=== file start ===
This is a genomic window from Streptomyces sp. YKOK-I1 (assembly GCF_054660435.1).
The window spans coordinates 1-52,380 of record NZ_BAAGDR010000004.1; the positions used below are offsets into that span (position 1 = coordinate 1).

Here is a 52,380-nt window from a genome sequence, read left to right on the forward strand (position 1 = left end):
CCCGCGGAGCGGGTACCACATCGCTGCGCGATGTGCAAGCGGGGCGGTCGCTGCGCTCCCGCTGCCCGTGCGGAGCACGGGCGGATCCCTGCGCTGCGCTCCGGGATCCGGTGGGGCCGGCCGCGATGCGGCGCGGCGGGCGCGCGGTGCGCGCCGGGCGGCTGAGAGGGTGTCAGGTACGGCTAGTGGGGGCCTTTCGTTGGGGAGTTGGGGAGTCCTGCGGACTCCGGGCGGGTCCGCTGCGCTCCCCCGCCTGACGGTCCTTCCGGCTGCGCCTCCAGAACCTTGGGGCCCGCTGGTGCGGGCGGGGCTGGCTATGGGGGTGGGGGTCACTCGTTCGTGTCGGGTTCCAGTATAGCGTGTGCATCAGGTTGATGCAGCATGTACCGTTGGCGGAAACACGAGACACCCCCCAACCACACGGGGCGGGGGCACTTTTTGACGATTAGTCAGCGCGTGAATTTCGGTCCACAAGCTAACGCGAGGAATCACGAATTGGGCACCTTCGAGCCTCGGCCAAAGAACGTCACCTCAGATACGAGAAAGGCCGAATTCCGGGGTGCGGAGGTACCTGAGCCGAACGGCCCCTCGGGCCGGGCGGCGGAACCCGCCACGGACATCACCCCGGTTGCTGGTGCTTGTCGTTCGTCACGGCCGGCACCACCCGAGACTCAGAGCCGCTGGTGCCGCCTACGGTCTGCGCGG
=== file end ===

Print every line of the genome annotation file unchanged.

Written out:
This is a genomic window from Streptomyces sp. YKOK-I1 (assembly GCF_054660435.1).
The window spans coordinates 1-52,380 of record NZ_BAAGDR010000004.1; the positions used below are offsets into that span (position 1 = coordinate 1).

Here is a 52,380-nt window from a genome sequence, read left to right on the forward strand (position 1 = left end):
CCCGCGGAGCGGGTACCACATCGCTGCGCGATGTGCAAGCGGGGCGGTCGCTGCGCTCCCGCTGCCCGTGCGGAGCACGGGCGGATCCCTGCGCTGCGCTCCGGGATCCGGTGGGGCCGGCCGCGATGCGGCGCGGCGGGCGCGCGGTGCGCGCCGGGCGGCTGAGAGGGTGTCAGGTACGGCTAGTGGGGGCCTTTCGTTGGGGAGTTGGGGAGTCCTGCGGACTCCGGGCGGGTCCGCTGCGCTCCCCCGCCTGACGGTCCTTCCGGCTGCGCCTCCAGAACCTTGGGGCCCGCTGGTGCGGGCGGGGCTGGCTATGGGGGTGGGGGTCACTCGTTCGTGTCGGGTTCCAGTATAGCGTGTGCATCAGGTTGATGCAGCATGTACCGTTGGCGGAAACACGAGACACCCCCCAACCACACGGGGCGGGGGCACTTTTTGACGATTAGTCAGCGCGTGAATTTCGGTCCACAAGCTAACGCGAGGAATCACGAATTGGGCACCTTCGAGCCTCGGCCAAAGAACGTCACCTCAGATACGAGAAAGGCCGAATTCCGGGGTGCGGAGGTACCTGAGCCGAACGGCCCCTCGGGCCGGGCGGCGGAACCCGCCACGGACATCACCCCGGTTGCTGGTGCTTGTCGTTCGTCACGGCCGGCACCACCCGAGACTCAGAGCCGCTGGTGCCGCCTACGGTCTGCGCGG